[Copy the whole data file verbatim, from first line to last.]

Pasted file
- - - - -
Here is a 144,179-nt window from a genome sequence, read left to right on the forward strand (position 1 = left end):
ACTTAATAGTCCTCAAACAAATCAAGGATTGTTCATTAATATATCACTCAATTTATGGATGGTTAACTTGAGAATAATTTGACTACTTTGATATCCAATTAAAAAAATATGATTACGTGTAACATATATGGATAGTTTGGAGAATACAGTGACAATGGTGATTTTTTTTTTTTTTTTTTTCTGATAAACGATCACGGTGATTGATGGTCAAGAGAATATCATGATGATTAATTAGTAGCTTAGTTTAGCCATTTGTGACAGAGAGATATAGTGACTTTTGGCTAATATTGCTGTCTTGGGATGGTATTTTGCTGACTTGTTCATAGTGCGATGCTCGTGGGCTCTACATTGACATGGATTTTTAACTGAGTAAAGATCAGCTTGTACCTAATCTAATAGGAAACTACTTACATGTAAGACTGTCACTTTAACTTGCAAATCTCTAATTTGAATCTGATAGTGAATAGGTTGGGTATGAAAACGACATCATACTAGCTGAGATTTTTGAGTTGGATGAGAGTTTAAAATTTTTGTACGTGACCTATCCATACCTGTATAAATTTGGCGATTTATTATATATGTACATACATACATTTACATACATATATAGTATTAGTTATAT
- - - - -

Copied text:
Here is a 144,179-nt window from a genome sequence, read left to right on the forward strand (position 1 = left end):
ACTTAATAGTCCTCAAACAAATCAAGGATTGTTCATTAATATATCACTCAATTTATGGATGGTTAACTTGAGAATAATTTGACTACTTTGATATCCAATTAAAAAAATATGATTACGTGTAACATATATGGATAGTTTGGAGAATACAGTGACAATGGTGATTTTTTTTTTTTTTTTTTTCTGATAAACGATCACGGTGATTGATGGTCAAGAGAATATCATGATGATTAATTAGTAGCTTAGTTTAGCCATTTGTGACAGAGAGATATAGTGACTTTTGGCTAATATTGCTGTCTTGGGATGGTATTTTGCTGACTTGTTCATAGTGCGATGCTCGTGGGCTCTACATTGACATGGATTTTTAACTGAGTAAAGATCAGCTTGTACCTAATCTAATAGGAAACTACTTACATGTAAGACTGTCACTTTAACTTGCAAATCTCTAATTTGAATCTGATAGTGAATAGGTTGGGTATGAAAACGACATCATACTAGCTGAGATTTTTGAGTTGGATGAGAGTTTAAAATTTTTGTACGTGACCTATCCATACCTGTATAAATTTGGCGATTTATTATATATGTACATACATACATTTACATACATATATAGTATTAGTTATAT